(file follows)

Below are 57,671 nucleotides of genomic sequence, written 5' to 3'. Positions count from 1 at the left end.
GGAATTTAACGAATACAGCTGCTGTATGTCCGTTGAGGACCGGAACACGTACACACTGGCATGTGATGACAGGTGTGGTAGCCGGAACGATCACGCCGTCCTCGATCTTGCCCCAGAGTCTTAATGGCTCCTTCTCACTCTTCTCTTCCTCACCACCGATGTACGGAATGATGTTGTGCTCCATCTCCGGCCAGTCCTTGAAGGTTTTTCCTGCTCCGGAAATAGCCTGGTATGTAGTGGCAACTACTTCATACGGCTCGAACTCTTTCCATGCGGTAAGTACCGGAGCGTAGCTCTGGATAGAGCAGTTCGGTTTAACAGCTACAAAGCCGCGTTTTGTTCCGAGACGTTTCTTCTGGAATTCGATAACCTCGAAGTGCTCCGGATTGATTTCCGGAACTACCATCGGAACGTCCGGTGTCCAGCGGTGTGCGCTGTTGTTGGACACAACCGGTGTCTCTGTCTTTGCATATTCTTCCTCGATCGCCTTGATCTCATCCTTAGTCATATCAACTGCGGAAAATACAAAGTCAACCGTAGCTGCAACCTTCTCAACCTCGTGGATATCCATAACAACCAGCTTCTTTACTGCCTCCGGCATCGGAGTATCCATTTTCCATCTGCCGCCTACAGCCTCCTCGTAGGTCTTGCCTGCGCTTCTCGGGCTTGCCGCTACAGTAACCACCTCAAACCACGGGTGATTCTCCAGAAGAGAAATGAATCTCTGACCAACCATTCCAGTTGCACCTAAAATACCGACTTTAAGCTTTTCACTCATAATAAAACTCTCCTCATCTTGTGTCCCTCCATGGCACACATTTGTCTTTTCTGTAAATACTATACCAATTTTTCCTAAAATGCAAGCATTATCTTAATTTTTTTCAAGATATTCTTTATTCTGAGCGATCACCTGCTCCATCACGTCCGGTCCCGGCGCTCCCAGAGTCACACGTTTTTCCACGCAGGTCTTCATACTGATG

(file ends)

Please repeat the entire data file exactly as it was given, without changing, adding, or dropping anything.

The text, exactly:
Below are 57,671 nucleotides of genomic sequence, written 5' to 3'. Positions count from 1 at the left end.
GGAATTTAACGAATACAGCTGCTGTATGTCCGTTGAGGACCGGAACACGTACACACTGGCATGTGATGACAGGTGTGGTAGCCGGAACGATCACGCCGTCCTCGATCTTGCCCCAGAGTCTTAATGGCTCCTTCTCACTCTTCTCTTCCTCACCACCGATGTACGGAATGATGTTGTGCTCCATCTCCGGCCAGTCCTTGAAGGTTTTTCCTGCTCCGGAAATAGCCTGGTATGTAGTGGCAACTACTTCATACGGCTCGAACTCTTTCCATGCGGTAAGTACCGGAGCGTAGCTCTGGATAGAGCAGTTCGGTTTAACAGCTACAAAGCCGCGTTTTGTTCCGAGACGTTTCTTCTGGAATTCGATAACCTCGAAGTGCTCCGGATTGATTTCCGGAACTACCATCGGAACGTCCGGTGTCCAGCGGTGTGCGCTGTTGTTGGACACAACCGGTGTCTCTGTCTTTGCATATTCTTCCTCGATCGCCTTGATCTCATCCTTAGTCATATCAACTGCGGAAAATACAAAGTCAACCGTAGCTGCAACCTTCTCAACCTCGTGGATATCCATAACAACCAGCTTCTTTACTGCCTCCGGCATCGGAGTATCCATTTTCCATCTGCCGCCTACAGCCTCCTCGTAGGTCTTGCCTGCGCTTCTCGGGCTTGCCGCTACAGTAACCACCTCAAACCACGGGTGATTCTCCAGAAGAGAAATGAATCTCTGACCAACCATTCCAGTTGCACCTAAAATACCGACTTTAAGCTTTTCACTCATAATAAAACTCTCCTCATCTTGTGTCCCTCCATGGCACACATTTGTCTTTTCTGTAAATACTATACCAATTTTTCCTAAAATGCAAGCATTATCTTAATTTTTTTCAAGATATTCTTTATTCTGAGCGATCACCTGCTCCATCACGTCCGGTCCCGGCGCTCCCAGAGTCACACGTTTTTCCACGCAGGTCTTCATACTGATG